The Lufthansa Group is introducing an environmental surcharge on its ticket prices, claiming it is needed to accommodate the growing costs required to comply with regulations. 

The additional charges will start at €1 ($1.07) but could reach as much as €72 ($77) depending on flight routes and existing fares. It will be applied to tickets for all flights departing the European Union states, UK, Norway and Switzerland from 1 January 2025. 

The German carrier cited three specific regulations driving its decision including the EU Emissions Trading System, expanded to aviation emissions in 2012, and the International Civil Aviation Organisation’s (ICAO) Carbon Offsetting and Reduction Scheme for International Aviation (CORSIA), introduced in 2021. 

Additionally, Lufthansa said that the EU’s incoming Sustainable Aviation Fuel (SAF) quotas had impacted its calculation that it would not be able to handle the increasing costs. Brussels rules will require a 2% blend of SAF from 2025 and a 70% blend to be used on all flights by 2050. 

The company highlighted the “billions” it had invested into new sustainable technologies, it said: “The Lufthansa Group has actively supported global climate and weather research for many years. 

“However, the airline group will not be able to bear the successively increasing additional costs resulting from regulatory requirements in the coming years on its own.”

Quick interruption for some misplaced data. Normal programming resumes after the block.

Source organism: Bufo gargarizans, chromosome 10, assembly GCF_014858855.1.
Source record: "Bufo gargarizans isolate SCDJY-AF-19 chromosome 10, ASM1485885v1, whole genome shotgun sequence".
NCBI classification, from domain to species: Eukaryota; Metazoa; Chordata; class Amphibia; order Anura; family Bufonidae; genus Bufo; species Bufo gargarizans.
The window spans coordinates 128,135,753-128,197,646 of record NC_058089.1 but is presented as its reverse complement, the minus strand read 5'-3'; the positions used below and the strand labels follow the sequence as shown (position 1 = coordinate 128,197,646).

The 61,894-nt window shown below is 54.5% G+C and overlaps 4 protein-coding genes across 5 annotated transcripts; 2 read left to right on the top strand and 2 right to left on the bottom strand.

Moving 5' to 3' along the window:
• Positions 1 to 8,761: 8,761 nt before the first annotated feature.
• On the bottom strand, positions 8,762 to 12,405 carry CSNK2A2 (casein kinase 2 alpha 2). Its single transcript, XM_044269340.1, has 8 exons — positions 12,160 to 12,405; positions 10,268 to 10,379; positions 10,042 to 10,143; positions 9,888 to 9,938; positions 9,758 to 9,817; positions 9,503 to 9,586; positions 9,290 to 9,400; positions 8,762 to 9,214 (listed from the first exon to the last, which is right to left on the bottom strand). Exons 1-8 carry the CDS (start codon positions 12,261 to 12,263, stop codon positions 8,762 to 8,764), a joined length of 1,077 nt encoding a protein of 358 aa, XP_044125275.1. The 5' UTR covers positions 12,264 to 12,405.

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While Air France-KLM was the first major European airline group to introduce a mandatory environmental charge in 2022, with fees reaching up to €12, Lufthansa’s surcharges set a new standard for the costs airlines are willing to pass down to their customers. 

The decision will likely inspire other airlines to introduce similar schemes, with reports signalling that Air France-KLM is already considering upping its surcharges, and many airlines already offer optional contributions claiming to partially offset passengers’ emissions. 

While the aviation industry has been investing in SAF for years, the sector has struggled to bring the cost of the fuel to anywhere near the level of kerosene jet fuel, or scale production to levels required for widespread use. 

As a result, airlines have so far only used low percentage blends of the alternative fuel, which provides lifecycle emissions reductions of about 80% when used on its own. Some demonstration flights have operated to show SAF’s pure potential.

While Lufthansa also currently uses the fuel in small percentage blends, the company boasts it is one of the “five largest buyers of SAF worldwide” and is already investing $250m into procurement of the fuel over coming years.

The company notably saw a significant net loss of €734m for the first quarter of 2024, citing operational difficulties and the costs of strike action by its employees, but has forecast an adjusted EBIT profit of €2.2bn for the full year.